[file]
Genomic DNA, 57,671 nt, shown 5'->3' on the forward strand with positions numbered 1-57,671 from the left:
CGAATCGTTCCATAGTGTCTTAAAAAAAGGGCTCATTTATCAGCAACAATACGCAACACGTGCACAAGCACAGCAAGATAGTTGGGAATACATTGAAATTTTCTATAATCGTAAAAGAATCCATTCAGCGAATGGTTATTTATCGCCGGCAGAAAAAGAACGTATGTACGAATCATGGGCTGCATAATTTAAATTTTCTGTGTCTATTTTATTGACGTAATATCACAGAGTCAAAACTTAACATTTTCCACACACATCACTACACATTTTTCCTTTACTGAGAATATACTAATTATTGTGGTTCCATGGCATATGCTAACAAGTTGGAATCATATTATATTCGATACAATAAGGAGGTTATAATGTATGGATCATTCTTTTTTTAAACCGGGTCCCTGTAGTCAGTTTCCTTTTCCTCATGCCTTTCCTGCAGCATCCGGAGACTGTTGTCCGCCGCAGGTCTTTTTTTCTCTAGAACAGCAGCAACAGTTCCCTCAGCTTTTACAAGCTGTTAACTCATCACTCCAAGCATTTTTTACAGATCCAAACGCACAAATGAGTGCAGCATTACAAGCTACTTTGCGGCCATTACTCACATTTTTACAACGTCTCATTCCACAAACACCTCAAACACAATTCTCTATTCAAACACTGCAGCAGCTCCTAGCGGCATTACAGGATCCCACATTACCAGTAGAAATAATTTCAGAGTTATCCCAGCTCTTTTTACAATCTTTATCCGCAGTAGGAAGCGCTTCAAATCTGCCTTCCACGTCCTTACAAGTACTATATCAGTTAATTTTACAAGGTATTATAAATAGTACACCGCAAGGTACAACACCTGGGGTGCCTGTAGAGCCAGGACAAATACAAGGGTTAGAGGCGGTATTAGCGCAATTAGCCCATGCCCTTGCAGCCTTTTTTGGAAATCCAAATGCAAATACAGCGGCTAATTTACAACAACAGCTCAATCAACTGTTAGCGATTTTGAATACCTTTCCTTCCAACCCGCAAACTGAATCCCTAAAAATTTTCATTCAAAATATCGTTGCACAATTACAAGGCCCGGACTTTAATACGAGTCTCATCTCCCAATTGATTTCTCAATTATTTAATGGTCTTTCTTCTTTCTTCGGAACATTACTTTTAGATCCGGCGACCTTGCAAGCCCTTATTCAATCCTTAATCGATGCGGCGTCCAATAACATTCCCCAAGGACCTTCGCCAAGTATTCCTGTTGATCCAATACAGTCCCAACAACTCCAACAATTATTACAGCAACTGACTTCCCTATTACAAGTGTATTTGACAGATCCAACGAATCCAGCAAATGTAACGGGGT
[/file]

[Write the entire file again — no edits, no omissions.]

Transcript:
Genomic DNA, 57,671 nt, shown 5'->3' on the forward strand with positions numbered 1-57,671 from the left:
CGAATCGTTCCATAGTGTCTTAAAAAAAGGGCTCATTTATCAGCAACAATACGCAACACGTGCACAAGCACAGCAAGATAGTTGGGAATACATTGAAATTTTCTATAATCGTAAAAGAATCCATTCAGCGAATGGTTATTTATCGCCGGCAGAAAAAGAACGTATGTACGAATCATGGGCTGCATAATTTAAATTTTCTGTGTCTATTTTATTGACGTAATATCACAGAGTCAAAACTTAACATTTTCCACACACATCACTACACATTTTTCCTTTACTGAGAATATACTAATTATTGTGGTTCCATGGCATATGCTAACAAGTTGGAATCATATTATATTCGATACAATAAGGAGGTTATAATGTATGGATCATTCTTTTTTTAAACCGGGTCCCTGTAGTCAGTTTCCTTTTCCTCATGCCTTTCCTGCAGCATCCGGAGACTGTTGTCCGCCGCAGGTCTTTTTTTCTCTAGAACAGCAGCAACAGTTCCCTCAGCTTTTACAAGCTGTTAACTCATCACTCCAAGCATTTTTTACAGATCCAAACGCACAAATGAGTGCAGCATTACAAGCTACTTTGCGGCCATTACTCACATTTTTACAACGTCTCATTCCACAAACACCTCAAACACAATTCTCTATTCAAACACTGCAGCAGCTCCTAGCGGCATTACAGGATCCCACATTACCAGTAGAAATAATTTCAGAGTTATCCCAGCTCTTTTTACAATCTTTATCCGCAGTAGGAAGCGCTTCAAATCTGCCTTCCACGTCCTTACAAGTACTATATCAGTTAATTTTACAAGGTATTATAAATAGTACACCGCAAGGTACAACACCTGGGGTGCCTGTAGAGCCAGGACAAATACAAGGGTTAGAGGCGGTATTAGCGCAATTAGCCCATGCCCTTGCAGCCTTTTTTGGAAATCCAAATGCAAATACAGCGGCTAATTTACAACAACAGCTCAATCAACTGTTAGCGATTTTGAATACCTTTCCTTCCAACCCGCAAACTGAATCCCTAAAAATTTTCATTCAAAATATCGTTGCACAATTACAAGGCCCGGACTTTAATACGAGTCTCATCTCCCAATTGATTTCTCAATTATTTAATGGTCTTTCTTCTTTCTTCGGAACATTACTTTTAGATCCGGCGACCTTGCAAGCCCTTATTCAATCCTTAATCGATGCGGCGTCCAATAACATTCCCCAAGGACCTTCGCCAAGTATTCCTGTTGATCCAATACAGTCCCAACAACTCCAACAATTATTACAGCAACTGACTTCCCTATTACAAGTGTATTTGACAGATCCAACGAATCCAGCAAATGTAACGGGGT